Hewlett-Packard reportedly will lay off 30,000

The entrance to the Hewlett-Packard headquarters in Palo Alto, Calif. Hewlett-Packard reportedly will announce it is laying off nearly one out of every 10 employees, as Meg Whitman tries to transform one-time pioneer.

Kai Ryssdal: Not far from Facebook's headquarters in Menlo Park, Calif. -- literally five or six miles down the road -- another Silicon Valley company made some news this week.

Hewlett-Packard is set to announce massive layoffs sometime next week. Thirty thousand people is the number that's being used. CEO Meg Whitman will reportedly use the savings to create new products and beef up HP's sales force.

Marketplace's Stacey Vanek Smith reports.


Stacey Vanek Smith: Hewlett-Packard might be struggling a little now, but they have a lot going for them, says analyst Mark Fabbi with Gartner Inc.

Mark Fabbi: They’re still No. 1 in servers, they’re No. 2 in services, they’re No. 1 in PCs.

Also probably number one in CEO turnover. HP has had three CEOs in three years. Fabbi says that instability has taken a big toll on the company.

Fabbi: The way that I often sum up HP is that they’re less than the sum of their parts. The businesses aren’t working closely together and leveraging the collective assets.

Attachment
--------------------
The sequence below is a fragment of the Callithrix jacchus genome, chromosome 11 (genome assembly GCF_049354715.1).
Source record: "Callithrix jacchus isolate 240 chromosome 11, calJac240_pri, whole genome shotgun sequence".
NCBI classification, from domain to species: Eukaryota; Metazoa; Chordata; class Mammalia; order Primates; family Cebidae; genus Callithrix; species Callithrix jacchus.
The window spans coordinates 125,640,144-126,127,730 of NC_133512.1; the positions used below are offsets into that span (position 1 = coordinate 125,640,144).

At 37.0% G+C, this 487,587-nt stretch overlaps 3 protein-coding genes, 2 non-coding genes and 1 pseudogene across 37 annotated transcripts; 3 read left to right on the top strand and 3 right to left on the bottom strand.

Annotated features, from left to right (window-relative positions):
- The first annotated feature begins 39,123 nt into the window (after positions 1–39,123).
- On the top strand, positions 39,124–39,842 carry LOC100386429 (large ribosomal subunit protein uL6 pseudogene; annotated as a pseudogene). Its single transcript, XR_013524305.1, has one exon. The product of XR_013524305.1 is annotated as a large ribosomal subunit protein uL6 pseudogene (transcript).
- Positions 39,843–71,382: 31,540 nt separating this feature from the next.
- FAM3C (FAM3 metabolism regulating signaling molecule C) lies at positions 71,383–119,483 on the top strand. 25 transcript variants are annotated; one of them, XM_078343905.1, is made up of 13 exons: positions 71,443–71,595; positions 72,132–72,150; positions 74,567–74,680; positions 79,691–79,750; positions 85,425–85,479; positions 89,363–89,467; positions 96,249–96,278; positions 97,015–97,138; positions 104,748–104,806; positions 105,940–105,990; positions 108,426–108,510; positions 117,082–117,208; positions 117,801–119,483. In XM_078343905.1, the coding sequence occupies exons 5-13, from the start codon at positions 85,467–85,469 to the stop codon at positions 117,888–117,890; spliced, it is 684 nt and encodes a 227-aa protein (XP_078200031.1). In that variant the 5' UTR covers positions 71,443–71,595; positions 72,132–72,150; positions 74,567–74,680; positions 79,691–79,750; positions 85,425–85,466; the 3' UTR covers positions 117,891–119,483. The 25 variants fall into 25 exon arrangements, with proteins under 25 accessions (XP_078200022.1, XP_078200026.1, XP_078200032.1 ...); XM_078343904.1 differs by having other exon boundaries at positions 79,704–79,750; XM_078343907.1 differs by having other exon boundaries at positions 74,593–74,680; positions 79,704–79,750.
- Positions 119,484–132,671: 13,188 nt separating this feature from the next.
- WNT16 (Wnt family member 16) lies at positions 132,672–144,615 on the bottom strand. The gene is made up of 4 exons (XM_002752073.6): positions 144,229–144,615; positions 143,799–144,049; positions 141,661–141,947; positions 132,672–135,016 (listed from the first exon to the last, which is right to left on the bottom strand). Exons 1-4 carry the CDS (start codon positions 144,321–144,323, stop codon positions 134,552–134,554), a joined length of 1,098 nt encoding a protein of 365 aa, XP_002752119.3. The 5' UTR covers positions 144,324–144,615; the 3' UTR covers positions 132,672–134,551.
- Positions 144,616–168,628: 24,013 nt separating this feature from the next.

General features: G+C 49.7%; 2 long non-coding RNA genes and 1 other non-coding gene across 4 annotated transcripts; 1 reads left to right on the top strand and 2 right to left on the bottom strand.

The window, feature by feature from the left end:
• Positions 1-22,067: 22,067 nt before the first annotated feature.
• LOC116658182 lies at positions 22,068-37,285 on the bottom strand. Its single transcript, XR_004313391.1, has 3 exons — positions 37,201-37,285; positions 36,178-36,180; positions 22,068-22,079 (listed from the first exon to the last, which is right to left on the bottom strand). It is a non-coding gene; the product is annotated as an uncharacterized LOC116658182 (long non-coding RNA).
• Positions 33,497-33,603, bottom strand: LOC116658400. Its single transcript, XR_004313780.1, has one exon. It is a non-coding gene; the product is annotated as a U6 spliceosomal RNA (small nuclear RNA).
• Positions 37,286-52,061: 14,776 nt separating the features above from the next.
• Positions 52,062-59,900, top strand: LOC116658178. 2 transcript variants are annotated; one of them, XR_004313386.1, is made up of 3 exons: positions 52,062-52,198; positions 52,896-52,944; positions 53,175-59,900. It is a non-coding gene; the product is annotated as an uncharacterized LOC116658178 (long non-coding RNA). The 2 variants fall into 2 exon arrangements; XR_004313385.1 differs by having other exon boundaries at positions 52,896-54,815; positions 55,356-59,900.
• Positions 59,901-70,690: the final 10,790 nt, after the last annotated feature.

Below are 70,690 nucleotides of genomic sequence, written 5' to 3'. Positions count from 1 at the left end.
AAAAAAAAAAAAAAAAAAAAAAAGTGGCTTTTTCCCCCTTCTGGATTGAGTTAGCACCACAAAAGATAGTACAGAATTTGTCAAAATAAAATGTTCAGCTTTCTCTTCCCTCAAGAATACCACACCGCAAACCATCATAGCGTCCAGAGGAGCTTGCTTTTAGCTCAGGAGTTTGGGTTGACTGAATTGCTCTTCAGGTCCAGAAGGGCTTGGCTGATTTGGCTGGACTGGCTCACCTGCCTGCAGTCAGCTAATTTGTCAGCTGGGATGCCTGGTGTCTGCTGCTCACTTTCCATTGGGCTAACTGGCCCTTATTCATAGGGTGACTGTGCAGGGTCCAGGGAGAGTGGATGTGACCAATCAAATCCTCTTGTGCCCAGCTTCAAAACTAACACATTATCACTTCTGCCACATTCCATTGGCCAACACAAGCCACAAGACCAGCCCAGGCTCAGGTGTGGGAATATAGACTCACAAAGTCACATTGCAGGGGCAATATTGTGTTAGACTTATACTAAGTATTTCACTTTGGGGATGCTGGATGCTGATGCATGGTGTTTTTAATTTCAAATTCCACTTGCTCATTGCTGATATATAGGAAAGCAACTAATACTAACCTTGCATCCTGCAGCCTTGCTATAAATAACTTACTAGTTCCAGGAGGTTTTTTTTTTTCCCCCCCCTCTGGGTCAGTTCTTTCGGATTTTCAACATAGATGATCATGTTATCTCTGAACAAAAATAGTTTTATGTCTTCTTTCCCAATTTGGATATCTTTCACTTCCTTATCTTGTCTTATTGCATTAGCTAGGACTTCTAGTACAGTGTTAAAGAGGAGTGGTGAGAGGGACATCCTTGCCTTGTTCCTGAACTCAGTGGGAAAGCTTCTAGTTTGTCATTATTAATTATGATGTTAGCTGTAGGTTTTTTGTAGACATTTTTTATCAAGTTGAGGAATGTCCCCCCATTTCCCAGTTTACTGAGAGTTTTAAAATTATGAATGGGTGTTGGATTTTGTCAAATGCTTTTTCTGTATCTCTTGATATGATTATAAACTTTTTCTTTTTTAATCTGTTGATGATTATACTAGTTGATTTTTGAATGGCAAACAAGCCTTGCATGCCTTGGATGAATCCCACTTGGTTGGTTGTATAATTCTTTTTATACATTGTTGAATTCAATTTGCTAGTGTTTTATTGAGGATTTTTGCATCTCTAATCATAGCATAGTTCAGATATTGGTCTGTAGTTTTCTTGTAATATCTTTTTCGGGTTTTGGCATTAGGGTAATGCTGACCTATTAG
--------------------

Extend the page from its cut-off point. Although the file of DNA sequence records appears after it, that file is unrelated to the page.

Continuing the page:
In other words, HP doesn’t even know how much has going for it.

"Swingers" clip: You’re so money and you don’t even know it. That’s what I keep trying to tell him.

That’s from the movie "Swingers," where two guys are trying to pump each other up. So what makes HP so money? For one thing, its lab. Tech analyst Tim Bajarin says he hopes of the money saved in these layoffs will finally be funneled into innovation.

Tim Bajarin: They actually have one of the richest labs in the world for technology and it has been totally underfunded. 

More positive reinforcement for HP? All of the servers it makes are perfect for helping companies get up to speed in the current tidal wave of consumer data.

Michael Holt is a senior equity analyst with Morningstar.

Michael Holt: Consumers see some of this with the Facebooks of the world, but even the corporations of the world are collecting more data and analyzing more data and that’s where HP is actually fairly well-positioned.

Holt says their success will depend on whether they can focus and leverage their strengths.

In New York, I’m Stacey Vanek Smith for Marketplace.

About the author

Stacey Vanek Smith is a senior reporter for Marketplace, where she covers banking, consumer finance, housing and advertising.

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